Volkswagen employs 3,200 at the Chattanooga plant. It has been seen as a company less defiant of unions than other foreign companies with operations in the U.S. South, such as Nissan. The UAW is building a major campaign at the Nissan plant in Canton, Miss.
Observers say the labor board idea may offer potential for union growth in the South. However, organized labor needs to be careful that what evolves is not the equivalent of a “company union”, where workers seem to have representation but management actually calls all the shots.
Steelworkers on strike in Texas
After learning their company, Firestone Polymers, wanted to triple the deductible on their health plan and lower insurance payments after the deductible is met, members of the United Steelworkers at the company’s Orange, Texas, plant went on strike.
These workers’ jobs are particularly risky due to the exposure to potentially dangerous chemicals. Firestone Polymers makes synthetic rubber.
“Local 13-836 members are concerned about their health care costs because they … work in a dangerous environment,” according to a USW release.
The plan offered by Firestone Polymers mirrors similar plans offered by other companies in today’s economy. They seem attractive in that they include a lower premium--and lower costs to the company--but studies show they ultimately result in higher costs and health risks for workers.
On the Southern economy as a model
A recent cover story for the Austin, Texas-based Progressive Populist, headlined “Southern Poverty Pimps”, describes in detail how “the ‘original sin’ of the Southern political class is cheap, powerless labor.”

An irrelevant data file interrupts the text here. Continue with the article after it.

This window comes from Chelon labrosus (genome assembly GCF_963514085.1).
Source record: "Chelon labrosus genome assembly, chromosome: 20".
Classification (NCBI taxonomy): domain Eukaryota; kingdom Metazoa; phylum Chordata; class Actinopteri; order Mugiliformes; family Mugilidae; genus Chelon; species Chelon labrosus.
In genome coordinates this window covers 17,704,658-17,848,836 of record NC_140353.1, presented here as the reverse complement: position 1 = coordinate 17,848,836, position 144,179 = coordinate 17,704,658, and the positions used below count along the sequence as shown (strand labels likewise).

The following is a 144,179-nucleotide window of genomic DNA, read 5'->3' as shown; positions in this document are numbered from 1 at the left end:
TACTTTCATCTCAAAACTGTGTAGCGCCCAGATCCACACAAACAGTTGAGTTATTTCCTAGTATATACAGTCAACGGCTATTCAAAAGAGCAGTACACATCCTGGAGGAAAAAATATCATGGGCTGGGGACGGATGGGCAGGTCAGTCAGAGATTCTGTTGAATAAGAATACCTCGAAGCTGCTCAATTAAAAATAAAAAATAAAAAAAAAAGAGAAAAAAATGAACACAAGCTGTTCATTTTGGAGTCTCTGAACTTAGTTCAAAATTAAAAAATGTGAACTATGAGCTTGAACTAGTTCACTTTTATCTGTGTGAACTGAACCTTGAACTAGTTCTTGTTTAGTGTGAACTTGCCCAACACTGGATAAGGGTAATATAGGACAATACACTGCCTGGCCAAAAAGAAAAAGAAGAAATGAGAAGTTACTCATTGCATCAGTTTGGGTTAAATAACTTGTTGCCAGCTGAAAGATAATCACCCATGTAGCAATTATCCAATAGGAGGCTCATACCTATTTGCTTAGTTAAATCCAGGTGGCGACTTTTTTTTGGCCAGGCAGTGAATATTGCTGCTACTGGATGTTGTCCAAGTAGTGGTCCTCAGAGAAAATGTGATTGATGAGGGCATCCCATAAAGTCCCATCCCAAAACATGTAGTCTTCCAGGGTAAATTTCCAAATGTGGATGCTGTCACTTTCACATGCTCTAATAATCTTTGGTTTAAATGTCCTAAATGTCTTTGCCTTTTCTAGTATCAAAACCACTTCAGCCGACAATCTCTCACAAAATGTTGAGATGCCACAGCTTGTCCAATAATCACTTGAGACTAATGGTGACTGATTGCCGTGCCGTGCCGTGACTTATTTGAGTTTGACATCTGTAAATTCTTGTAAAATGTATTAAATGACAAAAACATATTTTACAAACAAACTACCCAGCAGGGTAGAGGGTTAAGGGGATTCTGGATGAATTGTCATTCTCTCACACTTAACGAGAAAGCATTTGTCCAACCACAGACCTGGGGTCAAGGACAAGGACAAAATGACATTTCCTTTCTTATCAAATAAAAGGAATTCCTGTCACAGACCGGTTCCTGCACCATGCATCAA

In his article (http://www.populist.com/16.05.lind.html), writer Michael Lind details what this blog and its author have been decrying for some time, a Southern economic model increasingly adopted beyond the South that preserves the wealth and power of an entrenched oligarchy at the expense of workers and ultimately the nation as a whole.
“Southernomics is radically different,” Lind writes. “Southern economic policymakers have sought to secure a second-tier role for the South in the national and world economies, as a supplier of commodities like cotton and oil and gas and a source of cheap labor for footloose corporations. This strategy of specializing in commodities and cheap labor is intended to enrich the Southern oligarchy. It doesn’t enrich the majority of Southerners, white, black or brown, but it is not intended to.”
Southern “pimps”—Lind’s term for the region’s conservative leaders—threaten non-Southern states by seeking to strip them of “their best companies and industries” and thus cripple their economies. They do this through cheap labor and other repressive means at home.
Another interesting read is Katherine S. Newman’s analysis of tax policies in the South and West, part of a series about inequality called “The Great Divide”.
In her article “In the South and West, A Tax on Being Poor,” which appeared in the New York Times earlier this month (http://opinionator.blogs.nytimes.com/2013/03/09/in-the-south-and-west-a-tax-on-being-poor), the Johns Hopkins University sociologist outlines the dependence on regressive taxes-- like the sales tax--in the South and West, a dependence that certainly has long characterized the South. The rich and corporations get the breaks at the expense of the working class and the poor.
Meanwhile, Southern states like Mississippi look to the federal government to fill the gaps they refuse to fill. “The Southern states reap more tax dollars in federal benefits that they pay in taxes,” Newman writes. Mississippi “saw a net gain of $240 billion between 1990 and 2009” while states that do more to care for their people “lose out for every dollar they pay.”